Cracking nights kip and now time to move to our next stop, Bruges. Not far just 50 kilometres along the N369 and then E40. The motorways in Belgium are free and we are so glad because the Belgium A roads are dreadful. The roads are made in small sections and then plonked together, so the whole journey consists of constant little bumps and an awful dada dada noise. Drives you nuts and even Mac n Tosh are not impressed…disturbs their puppy snooze.
A few kilometres from Bruges centre and we hit road works. No diversion sign and no help from Marg the GPS. We did a few shuffles and a left, a right and round a few roundabouts to finally hit another road work and a dead end. Grrr. Bruges was not providing a driving friendly centre! Eventually, we arrived at the aire, which is located just off the ring road. As you approach there are 2 aires and 1 coach park, all of which are barriered. The aire to the right is slightly bigger and next to a little marina. Mac n Tosh were pleased with today’s spot as it came with cute bunny rabbits, which provided them with endless fascination. They wanted to play chase but the bunnies just wanted to bounce around.
With the sun shining bright, loads of water and electricity we decided to do a clean. We had a weeks worth of clothes to wash and today was a perfect drying day. The van was not dirty but we like to keep it clean and tidy. We agreed to get stuck in and have everything done in an hour. That way, we could then leave the clothes to dry whilst we tootled off and admired the highlights of Bruges.
We pulled out the Brompton’s and plonked Mac n Tosh in the baskets and set off to the centre. They do love riding in the bike. With a few minutes we were bang in the centre of the Markt. Unlike so many European cities ruined by war, Bruges has remained untouched with its monumental buildings intact. The markt, A massive cobbled square and to the right, the Belfry, a symbol of Bruges’s civic pride. With a 47-bells that ring out over the city every quarter of an hour. The tower stands 272 feet high. Its lower section dates from around 1240, with the corner turrets added in the 14th century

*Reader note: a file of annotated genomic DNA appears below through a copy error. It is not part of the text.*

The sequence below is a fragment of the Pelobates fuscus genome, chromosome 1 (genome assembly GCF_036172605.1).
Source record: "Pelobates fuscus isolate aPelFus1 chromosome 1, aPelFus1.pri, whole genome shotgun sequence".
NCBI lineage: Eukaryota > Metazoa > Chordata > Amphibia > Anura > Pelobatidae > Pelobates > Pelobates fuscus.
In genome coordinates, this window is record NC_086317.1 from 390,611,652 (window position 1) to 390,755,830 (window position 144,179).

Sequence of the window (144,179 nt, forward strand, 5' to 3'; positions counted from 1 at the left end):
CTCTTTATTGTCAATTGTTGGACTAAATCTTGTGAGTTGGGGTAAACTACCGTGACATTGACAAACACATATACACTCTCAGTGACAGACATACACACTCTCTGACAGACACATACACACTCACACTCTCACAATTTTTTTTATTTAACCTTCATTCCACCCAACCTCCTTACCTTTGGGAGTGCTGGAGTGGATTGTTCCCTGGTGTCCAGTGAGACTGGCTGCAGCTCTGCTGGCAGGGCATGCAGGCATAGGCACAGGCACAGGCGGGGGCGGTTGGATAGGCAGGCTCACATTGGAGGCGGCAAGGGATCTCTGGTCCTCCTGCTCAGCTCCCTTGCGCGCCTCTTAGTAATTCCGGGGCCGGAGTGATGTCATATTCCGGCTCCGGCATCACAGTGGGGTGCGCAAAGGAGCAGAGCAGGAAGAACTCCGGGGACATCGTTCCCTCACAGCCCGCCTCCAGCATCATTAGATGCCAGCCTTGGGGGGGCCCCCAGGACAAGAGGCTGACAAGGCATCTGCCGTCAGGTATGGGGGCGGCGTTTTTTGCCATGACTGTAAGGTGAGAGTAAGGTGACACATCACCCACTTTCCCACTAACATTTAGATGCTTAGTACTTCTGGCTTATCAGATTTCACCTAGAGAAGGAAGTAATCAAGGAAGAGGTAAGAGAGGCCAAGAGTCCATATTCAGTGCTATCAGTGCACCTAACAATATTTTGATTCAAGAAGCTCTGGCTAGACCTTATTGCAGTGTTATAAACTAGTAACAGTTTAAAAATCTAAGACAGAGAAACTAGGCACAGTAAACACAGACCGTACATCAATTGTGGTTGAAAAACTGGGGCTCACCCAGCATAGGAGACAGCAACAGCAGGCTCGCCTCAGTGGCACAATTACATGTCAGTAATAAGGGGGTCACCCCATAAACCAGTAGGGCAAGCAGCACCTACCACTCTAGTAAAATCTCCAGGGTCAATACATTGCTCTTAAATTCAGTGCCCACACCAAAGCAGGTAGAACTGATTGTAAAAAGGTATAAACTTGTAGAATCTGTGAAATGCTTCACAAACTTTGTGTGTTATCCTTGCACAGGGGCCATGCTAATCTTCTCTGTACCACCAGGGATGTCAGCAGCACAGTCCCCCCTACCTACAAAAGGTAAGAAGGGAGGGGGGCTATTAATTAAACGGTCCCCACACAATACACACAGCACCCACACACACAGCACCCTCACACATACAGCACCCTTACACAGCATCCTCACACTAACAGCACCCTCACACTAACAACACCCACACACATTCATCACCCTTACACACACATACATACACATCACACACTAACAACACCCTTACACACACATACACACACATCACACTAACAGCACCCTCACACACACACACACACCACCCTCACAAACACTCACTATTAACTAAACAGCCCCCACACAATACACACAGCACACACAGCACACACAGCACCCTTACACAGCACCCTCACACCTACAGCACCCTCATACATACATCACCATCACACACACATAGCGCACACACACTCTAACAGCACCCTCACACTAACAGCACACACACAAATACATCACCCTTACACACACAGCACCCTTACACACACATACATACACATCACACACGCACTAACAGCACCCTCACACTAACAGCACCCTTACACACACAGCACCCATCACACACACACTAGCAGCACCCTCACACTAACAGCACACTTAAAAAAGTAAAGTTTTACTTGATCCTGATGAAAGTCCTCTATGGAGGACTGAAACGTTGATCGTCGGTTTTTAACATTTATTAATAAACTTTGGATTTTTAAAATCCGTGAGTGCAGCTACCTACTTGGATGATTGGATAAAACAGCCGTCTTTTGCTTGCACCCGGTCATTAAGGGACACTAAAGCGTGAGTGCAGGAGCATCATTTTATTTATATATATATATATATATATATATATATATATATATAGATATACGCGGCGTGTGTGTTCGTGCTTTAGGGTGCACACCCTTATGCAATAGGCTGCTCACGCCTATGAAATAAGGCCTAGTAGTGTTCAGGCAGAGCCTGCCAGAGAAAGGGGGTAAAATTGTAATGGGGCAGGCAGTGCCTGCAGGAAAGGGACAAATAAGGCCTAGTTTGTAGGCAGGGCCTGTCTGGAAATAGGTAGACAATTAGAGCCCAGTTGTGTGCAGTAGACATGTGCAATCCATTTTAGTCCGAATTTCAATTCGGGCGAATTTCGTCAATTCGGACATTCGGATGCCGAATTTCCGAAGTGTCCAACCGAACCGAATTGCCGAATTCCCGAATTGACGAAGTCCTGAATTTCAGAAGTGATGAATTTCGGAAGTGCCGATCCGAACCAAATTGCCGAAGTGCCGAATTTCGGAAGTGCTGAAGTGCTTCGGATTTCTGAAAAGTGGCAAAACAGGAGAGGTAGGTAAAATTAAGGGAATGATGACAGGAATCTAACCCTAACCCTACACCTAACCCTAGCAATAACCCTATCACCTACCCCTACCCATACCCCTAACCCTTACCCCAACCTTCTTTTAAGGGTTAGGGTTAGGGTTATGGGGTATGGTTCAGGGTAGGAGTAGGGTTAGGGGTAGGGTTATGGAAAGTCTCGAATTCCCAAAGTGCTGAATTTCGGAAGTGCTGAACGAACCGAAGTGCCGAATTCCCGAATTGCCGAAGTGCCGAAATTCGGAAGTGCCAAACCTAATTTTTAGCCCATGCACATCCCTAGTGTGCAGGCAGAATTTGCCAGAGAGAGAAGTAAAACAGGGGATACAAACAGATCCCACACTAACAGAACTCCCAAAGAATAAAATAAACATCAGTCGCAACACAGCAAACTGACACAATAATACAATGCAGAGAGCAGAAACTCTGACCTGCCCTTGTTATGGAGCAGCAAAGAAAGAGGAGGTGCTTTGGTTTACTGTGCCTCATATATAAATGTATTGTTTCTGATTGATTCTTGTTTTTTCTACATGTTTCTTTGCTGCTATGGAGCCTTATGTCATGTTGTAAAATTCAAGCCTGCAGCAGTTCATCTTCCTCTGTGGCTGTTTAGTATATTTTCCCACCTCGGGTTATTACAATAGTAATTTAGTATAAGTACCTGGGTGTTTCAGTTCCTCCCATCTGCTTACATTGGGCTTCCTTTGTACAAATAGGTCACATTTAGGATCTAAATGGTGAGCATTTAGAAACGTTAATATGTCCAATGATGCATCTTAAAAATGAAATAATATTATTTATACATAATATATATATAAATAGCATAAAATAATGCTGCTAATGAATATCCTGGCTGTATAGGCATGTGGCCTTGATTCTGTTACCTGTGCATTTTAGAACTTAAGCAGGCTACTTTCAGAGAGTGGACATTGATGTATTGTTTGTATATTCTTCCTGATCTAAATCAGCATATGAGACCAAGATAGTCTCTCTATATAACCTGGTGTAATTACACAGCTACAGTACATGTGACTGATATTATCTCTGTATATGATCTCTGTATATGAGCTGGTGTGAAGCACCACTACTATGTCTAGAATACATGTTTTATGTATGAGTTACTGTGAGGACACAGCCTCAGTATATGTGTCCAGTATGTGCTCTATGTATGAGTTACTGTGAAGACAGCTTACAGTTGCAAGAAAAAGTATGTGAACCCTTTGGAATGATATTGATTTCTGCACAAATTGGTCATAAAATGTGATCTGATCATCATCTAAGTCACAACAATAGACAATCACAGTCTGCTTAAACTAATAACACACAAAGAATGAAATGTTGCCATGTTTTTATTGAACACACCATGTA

the upper, octagonal section in the 15th century.
From the belfry, we cycle around to the Burg, a lovely public square with intricate and detailed buildings. Then to the basilica, the court house and the town hall. Bruges is not a city full of attractions but it is more of a meandering type of city. One where you window shop, soak up the cafe culture and admire the historic city as a whole. Bruges is famous for is lace and there are plenty souvenir shops selling the traditional table clothes and doilies. However, Craig was more attracted to a Belgium beers such as Straffe Hendrik and Brugs Tarwebier. Whilst, I fancied a nibble of Belgium chocolate and a freshly made waffle covered in melted chocolate. It certainly has a lovely feel to the place and the buildings add charm and character. There is no respite from the cobbled streets, so if you do visit Bruges made sure you skim the stilettos.
On the way back we cycled along the river. It was a pleasant little jaunt until Tosh decided to jump in to mid air and do a back flip to land on all fours on the river bank. Jeez Tosh you nearly gave me heart failure. Apparently, he wanted a wee!
Vin the motorhome was nice and toasty after a full afternoon of beaming sunshine. The clothes were nice and dry too. We kicked off our shoes and sat back to enjoy a nice cuppa in our cosy little motorhome.
Come night time and we plugged in our little heater to keep us cosy, well might as well make the most of the electricity!
Tonights sleep spot – Bruges city centre aire, €25 per day in season and €15 out of season. Includes electric, water, grey and black. Tree lined and well trimmed hedges to create small parking bays. Very clean and tidy and only 5 minutes walk to the centre.
GPS Coordinates N.051.196016 E.003.225546
Route: DIksmuide to Bruges
Weather high 20 and low 10, sunny. Nice and warm in the sun but blinking freezing in the shade.